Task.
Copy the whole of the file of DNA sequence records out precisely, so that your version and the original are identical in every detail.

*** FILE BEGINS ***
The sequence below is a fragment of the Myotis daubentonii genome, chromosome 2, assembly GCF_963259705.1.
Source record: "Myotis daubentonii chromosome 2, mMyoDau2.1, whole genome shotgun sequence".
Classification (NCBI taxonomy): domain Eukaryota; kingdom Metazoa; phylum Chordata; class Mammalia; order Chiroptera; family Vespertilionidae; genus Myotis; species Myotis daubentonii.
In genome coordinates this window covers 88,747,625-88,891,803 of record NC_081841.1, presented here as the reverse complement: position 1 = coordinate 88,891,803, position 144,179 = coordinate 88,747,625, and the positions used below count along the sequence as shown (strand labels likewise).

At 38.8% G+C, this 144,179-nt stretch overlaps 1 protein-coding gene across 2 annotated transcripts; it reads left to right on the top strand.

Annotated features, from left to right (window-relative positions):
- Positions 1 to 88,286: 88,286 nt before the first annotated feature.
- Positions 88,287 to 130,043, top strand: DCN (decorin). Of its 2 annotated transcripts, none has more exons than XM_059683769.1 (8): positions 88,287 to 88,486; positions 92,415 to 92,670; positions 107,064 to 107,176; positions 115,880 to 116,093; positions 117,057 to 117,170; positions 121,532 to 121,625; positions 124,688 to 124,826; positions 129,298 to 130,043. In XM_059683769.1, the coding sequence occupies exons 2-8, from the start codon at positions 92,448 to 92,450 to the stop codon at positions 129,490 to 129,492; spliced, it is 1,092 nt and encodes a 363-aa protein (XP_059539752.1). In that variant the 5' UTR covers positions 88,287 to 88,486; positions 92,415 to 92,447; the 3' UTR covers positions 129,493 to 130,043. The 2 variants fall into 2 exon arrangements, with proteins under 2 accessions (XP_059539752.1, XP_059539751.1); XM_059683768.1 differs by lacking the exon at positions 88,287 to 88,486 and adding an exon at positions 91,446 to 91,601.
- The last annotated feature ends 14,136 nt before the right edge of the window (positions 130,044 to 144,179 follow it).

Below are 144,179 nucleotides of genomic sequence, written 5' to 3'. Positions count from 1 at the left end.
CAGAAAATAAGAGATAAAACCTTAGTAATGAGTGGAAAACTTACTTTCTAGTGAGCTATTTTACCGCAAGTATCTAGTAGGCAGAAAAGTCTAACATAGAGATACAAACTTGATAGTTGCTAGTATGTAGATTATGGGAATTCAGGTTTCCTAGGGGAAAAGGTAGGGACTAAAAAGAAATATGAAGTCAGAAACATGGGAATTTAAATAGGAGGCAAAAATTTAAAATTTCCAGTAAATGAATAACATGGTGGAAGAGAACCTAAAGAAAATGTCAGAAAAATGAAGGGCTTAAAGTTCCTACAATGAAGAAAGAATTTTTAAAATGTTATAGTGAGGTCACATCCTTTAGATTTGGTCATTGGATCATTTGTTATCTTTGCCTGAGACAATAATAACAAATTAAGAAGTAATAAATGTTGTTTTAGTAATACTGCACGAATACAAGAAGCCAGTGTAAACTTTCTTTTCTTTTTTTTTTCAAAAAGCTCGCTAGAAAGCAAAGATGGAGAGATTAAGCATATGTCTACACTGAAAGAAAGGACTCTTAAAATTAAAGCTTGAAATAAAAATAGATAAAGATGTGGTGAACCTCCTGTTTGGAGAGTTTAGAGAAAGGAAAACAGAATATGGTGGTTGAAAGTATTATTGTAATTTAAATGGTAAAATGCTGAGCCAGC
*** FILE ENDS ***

The sequence below is a fragment of the Myotis daubentonii genome, chromosome 2, assembly GCF_963259705.1.
Source record: "Myotis daubentonii chromosome 2, mMyoDau2.1, whole genome shotgun sequence".
Classification (NCBI taxonomy): domain Eukaryota; kingdom Metazoa; phylum Chordata; class Mammalia; order Chiroptera; family Vespertilionidae; genus Myotis; species Myotis daubentonii.
In genome coordinates this window covers 88,747,625-88,891,803 of record NC_081841.1, presented here as the reverse complement: position 1 = coordinate 88,891,803, position 144,179 = coordinate 88,747,625, and the positions used below count along the sequence as shown (strand labels likewise).

At 38.8% G+C, this 144,179-nt stretch overlaps 1 protein-coding gene across 2 annotated transcripts; it reads left to right on the top strand.

Annotated features, from left to right (window-relative positions):
- Positions 1 to 88,286: 88,286 nt before the first annotated feature.
- Positions 88,287 to 130,043, top strand: DCN (decorin). Of its 2 annotated transcripts, none has more exons than XM_059683769.1 (8): positions 88,287 to 88,486; positions 92,415 to 92,670; positions 107,064 to 107,176; positions 115,880 to 116,093; positions 117,057 to 117,170; positions 121,532 to 121,625; positions 124,688 to 124,826; positions 129,298 to 130,043. In XM_059683769.1, the coding sequence occupies exons 2-8, from the start codon at positions 92,448 to 92,450 to the stop codon at positions 129,490 to 129,492; spliced, it is 1,092 nt and encodes a 363-aa protein (XP_059539752.1). In that variant the 5' UTR covers positions 88,287 to 88,486; positions 92,415 to 92,447; the 3' UTR covers positions 129,493 to 130,043. The 2 variants fall into 2 exon arrangements, with proteins under 2 accessions (XP_059539752.1, XP_059539751.1); XM_059683768.1 differs by lacking the exon at positions 88,287 to 88,486 and adding an exon at positions 91,446 to 91,601.
- The last annotated feature ends 14,136 nt before the right edge of the window (positions 130,044 to 144,179 follow it).

Below are 144,179 nucleotides of genomic sequence, written 5' to 3'. Positions count from 1 at the left end.
CAGAAAATAAGAGATAAAACCTTAGTAATGAGTGGAAAACTTACTTTCTAGTGAGCTATTTTACCGCAAGTATCTAGTAGGCAGAAAAGTCTAACATAGAGATACAAACTTGATAGTTGCTAGTATGTAGATTATGGGAATTCAGGTTTCCTAGGGGAAAAGGTAGGGACTAAAAAGAAATATGAAGTCAGAAACATGGGAATTTAAATAGGAGGCAAAAATTTAAAATTTCCAGTAAATGAATAACATGGTGGAAGAGAACCTAAAGAAAATGTCAGAAAAATGAAGGGCTTAAAGTTCCTACAATGAAGAAAGAATTTTTAAAATGTTATAGTGAGGTCACATCCTTTAGATTTGGTCATTGGATCATTTGTTATCTTTGCCTGAGACAATAATAACAAATTAAGAAGTAATAAATGTTGTTTTAGTAATACTGCACGAATACAAGAAGCCAGTGTAAACTTTCTTTTCTTTTTTTTTTCAAAAAGCTCGCTAGAAAGCAAAGATGGAGAGATTAAGCATATGTCTACACTGAAAGAAAGGACTCTTAAAATTAAAGCTTGAAATAAAAATAGATAAAGATGTGGTGAACCTCCTGTTTGGAGAGTTTAGAGAAAGGAAAACAGAATATGGTGGTTGAAAGTATTATTGTAATTTAAATGGTAAAATGCTGAGCCAGC